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Difference Blindness vs. Bias Awareness: Why Law Firms with the Best of Intentions Have Failed to Create Diverse Partnerships

50 Pages Posted: 7 Apr 2015 Last revised: 23 May 2015

Russell G. Pearce

Fordham University School of Law

Eli Wald

University of Denver Sturm College of Law

Swethaa Ballakrishnen

Stanford University - Department of Sociology; Harvard University - Center on the Legal Profession

Date Written: April 7, 2015

Abstract

This Article uses the example of BigLaw firms to explore the challenges that many elite organizations face in providing equal opportunity to their workers. Despite good intentions and the investment of significant resources, large law firms have been consistently unable to deliver diverse partnership structures - especially in more senior positions of power. Building on implicit and institutional bias scholarship and on successful approaches described in the organizational behavior literature, we argue that a significant barrier to systemic diversity at the law firm partnership level has been, paradoxically, the insistence on difference blindness standards that seek to evaluate each person on their individual merit. While powerful in dismantling intentional discrimination, these standards rely on an assumption that lawyers are, and have the power to act as, atomistic individuals - a dangerous assumption that has been disproven consistently by the literature establishing the continuing and powerful influence of implicit and institutional bias. Accordingly, difference blindness, which holds all lawyers accountable to seemingly neutral standards, disproportionately disadvantages diverse populations and normalizes the dominance of certain actors - here, white men - by creating the illusion that success or failure depends upon individual rather than structural constraints. In contrast, we argue that a bias awareness approach that encourages identity awareness and a relational framework is a more promising way to promote equality, equity, and inclusion.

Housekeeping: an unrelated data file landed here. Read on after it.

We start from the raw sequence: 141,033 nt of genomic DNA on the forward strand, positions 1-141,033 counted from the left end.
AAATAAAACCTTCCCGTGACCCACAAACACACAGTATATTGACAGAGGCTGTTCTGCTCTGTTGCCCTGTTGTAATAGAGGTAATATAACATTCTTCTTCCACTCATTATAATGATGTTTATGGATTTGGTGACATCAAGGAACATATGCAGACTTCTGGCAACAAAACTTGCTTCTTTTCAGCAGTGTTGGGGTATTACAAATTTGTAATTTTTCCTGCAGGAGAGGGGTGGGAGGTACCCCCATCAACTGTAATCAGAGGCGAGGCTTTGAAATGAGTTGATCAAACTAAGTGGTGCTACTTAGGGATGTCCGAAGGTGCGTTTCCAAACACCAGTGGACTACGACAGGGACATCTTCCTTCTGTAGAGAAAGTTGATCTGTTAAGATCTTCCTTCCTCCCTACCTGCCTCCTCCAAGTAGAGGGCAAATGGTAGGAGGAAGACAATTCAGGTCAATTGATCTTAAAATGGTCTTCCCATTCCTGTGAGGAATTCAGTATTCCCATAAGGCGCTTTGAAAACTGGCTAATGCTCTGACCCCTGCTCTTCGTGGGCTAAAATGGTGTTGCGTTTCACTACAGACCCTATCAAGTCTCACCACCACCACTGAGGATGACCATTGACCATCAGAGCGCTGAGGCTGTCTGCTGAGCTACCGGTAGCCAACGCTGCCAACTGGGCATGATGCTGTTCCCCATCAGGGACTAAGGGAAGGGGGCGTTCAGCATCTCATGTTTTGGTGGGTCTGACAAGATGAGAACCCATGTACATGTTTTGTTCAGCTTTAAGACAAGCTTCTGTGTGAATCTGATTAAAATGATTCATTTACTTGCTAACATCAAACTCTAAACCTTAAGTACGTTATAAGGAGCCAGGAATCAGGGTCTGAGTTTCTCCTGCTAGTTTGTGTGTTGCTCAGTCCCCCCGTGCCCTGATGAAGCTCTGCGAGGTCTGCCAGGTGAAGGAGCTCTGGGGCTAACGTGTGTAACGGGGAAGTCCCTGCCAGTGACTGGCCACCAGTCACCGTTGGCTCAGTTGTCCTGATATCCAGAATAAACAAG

Suggested Citation

Pearce, Russell G. and Wald, Eli and Ballakrishnen, Swethaa, Difference Blindness vs. Bias Awareness: Why Law Firms with the Best of Intentions Have Failed to Create Diverse Partnerships (April 7, 2015). Fordham Law Review, Vol. 83, No. 2407, 2015; U Denver Legal Studies Research Paper No. 15-08; Fordham Law Legal Studies Research Paper No. 2591478; HLS Center on the Legal Profession Research Paper No. 2015-7. Available at SSRN: https://ssrn.com/abstract=2591478

Russell G. Pearce (Contact Author)

Fordham University School of Law ( email )

140 West 62nd Street
New York, NY 10023
United States
212-636-6834 (Phone)
212-636-6899 (Fax)

Eli Wald

University of Denver Sturm College of Law ( email )

2255 E. Evans Avenue
Denver, CO 80208
United States

HOME PAGE: http://law.du.edu/index.php/profile/eli-wald

Swethaa Ballakrishnen

Stanford University - Department of Sociology ( email )

Stanford, CA 94305
United States

Harvard University - Center on the Legal Profession ( email )

1585 Massachusetts Avenue
Wasserstein Hall, Suite 5018
Cambridge, MA 02138
United States

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